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A Short History of Nymphomania

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By Louise Cohen

A woman who can't get enough sex - or just a normal girl who gets mocked down the pub. That's how most of us know the word 'nympho' these days, and while the director Lars von Trier recently delighted in showing us our own prejudice with his dead-pan depiction of a female sex addict, a new display at Tate Britain reveals a slightly different story - with an unexpectedly feminist streak. I met the curator to track down the elusive 'nymph' in nymphomania - and predictably, this erotic story begins with the ancient Greeks.

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George Frederic Watts, Nymphs and Satyrs circa 1840, © Tate

"In Greek mythology, the nymph was a female character who could either resist male desire, or she could be sexually promiscuous herself, sometimes to the point of aggression," Cora Gilroy-Ware, the curator of Bodies of Nature, explains.

So the nymph - a creature of nature, usually seen bathing in pools or wandering in woodlands - was always feminine, often seductive and sometimes mischievous.

What she wasn't, it turns out, was either inappropriately young or a man's subservient fantasy. "People have heard of Nabokov's Lolita, the nymphet, and that confuses things because nymphs aren't about prepubescence. They're dissidents, really," says Gilroy-Ware. "An ancient idea of a femininity that's outside society's dominant ways of being a woman."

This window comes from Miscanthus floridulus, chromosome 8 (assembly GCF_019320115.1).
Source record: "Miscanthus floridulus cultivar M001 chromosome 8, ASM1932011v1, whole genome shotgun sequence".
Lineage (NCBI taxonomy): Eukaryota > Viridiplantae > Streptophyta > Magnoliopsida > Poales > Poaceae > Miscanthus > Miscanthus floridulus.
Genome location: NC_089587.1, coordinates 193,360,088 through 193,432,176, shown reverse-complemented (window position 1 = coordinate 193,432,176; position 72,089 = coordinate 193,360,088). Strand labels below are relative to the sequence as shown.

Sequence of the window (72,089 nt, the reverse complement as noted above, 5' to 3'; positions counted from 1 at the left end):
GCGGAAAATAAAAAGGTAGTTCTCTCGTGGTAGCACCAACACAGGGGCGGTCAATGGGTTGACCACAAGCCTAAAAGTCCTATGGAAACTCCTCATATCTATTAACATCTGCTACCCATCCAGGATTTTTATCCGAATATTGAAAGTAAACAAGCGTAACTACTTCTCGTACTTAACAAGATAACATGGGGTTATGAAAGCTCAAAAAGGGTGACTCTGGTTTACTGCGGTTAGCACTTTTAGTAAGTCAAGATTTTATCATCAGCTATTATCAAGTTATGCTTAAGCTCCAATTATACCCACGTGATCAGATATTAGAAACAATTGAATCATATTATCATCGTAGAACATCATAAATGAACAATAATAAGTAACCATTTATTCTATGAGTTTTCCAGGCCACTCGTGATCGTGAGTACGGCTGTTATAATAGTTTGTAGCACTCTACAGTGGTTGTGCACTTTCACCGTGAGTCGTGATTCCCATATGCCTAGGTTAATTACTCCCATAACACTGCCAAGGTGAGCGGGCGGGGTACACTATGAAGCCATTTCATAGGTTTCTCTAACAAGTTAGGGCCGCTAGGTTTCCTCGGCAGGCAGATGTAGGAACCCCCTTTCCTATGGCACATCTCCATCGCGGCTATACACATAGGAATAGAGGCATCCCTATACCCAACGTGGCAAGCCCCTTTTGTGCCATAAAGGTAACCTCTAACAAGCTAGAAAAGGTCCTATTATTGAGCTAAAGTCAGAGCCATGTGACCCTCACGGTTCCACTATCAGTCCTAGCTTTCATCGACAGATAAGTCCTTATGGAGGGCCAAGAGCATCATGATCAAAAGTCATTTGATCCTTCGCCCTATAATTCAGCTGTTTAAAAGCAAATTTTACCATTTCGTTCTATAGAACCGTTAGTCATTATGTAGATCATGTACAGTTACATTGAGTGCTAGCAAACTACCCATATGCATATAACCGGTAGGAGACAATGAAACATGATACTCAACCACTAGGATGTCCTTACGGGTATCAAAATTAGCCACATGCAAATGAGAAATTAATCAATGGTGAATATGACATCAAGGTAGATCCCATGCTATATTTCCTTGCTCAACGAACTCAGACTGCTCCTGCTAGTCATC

This sounds familiar. For all the 21st Century 'empowerment' of the likes of Miley Cyrus and Rihanna, are they actually just new versions of an ancient idea?

"Oh yes, in a way," agrees Gilroy-Ware. "I actually have a whole theory about how Rihanna is a nymph. Because of things like how she refuses to wear a bra, and yet she's totally strong and empowered in her body. But then to me, Miley Cyrus is not like that. That hyper-childlike, hyper-provocative image seems sort of grotesque yet also sterile, which I don't think is nymph-like at all."

Surely, then, the nymph raises the same sorts of issues as a hot-panted Rihanna. Are they feminist icons or slaves to sexuality?

For better or worse, the nymphs made it through history with minimal questioning. In the Renaissance, provocative depictions of nymphs were rediscovered and celebrated in art and literature. "They became a sort of code," says Gilroy-Ware. "They were a way of representing sexuality in socially acceptable terms." For example, Titian's provocative Nymph and Shepherd.

Being rendered in paint helps, of course. Society's attitudes towards the real thing were less open-minded.

The first published use of the word 'nymphomania' pops up in a Scottish medical book in 1769. Two years later, it was the subject of a book in itself, written by a French physician, JTD de Bienville. It was totally radical. "No one had dared devote a whole book to something as 'trivial' as female sexuality before, it just wasn't done," says Gilroy-Ware.

Nonetheless, it wouldn't have done much to coax anyone out of hiding. Sufferers were "monsters in human shape", the writer said. Their excessive sexual impulses would begin in the imagination, before the physical symptoms occurred. They would "hiss, applaud, deny, affirm, assume ridiculous gestures, throw their bodies into strange contortions, attempt to stimulate the passions of men by the loosest language, and to endure success, affect a disregard for attire approaching to nakedness." The last stage in the disease was death.

It strikes me that said author may have considered Britain's towns littered with 'nymphomaniacs' on any given Saturday night. Were men subject to such creative diagnoses?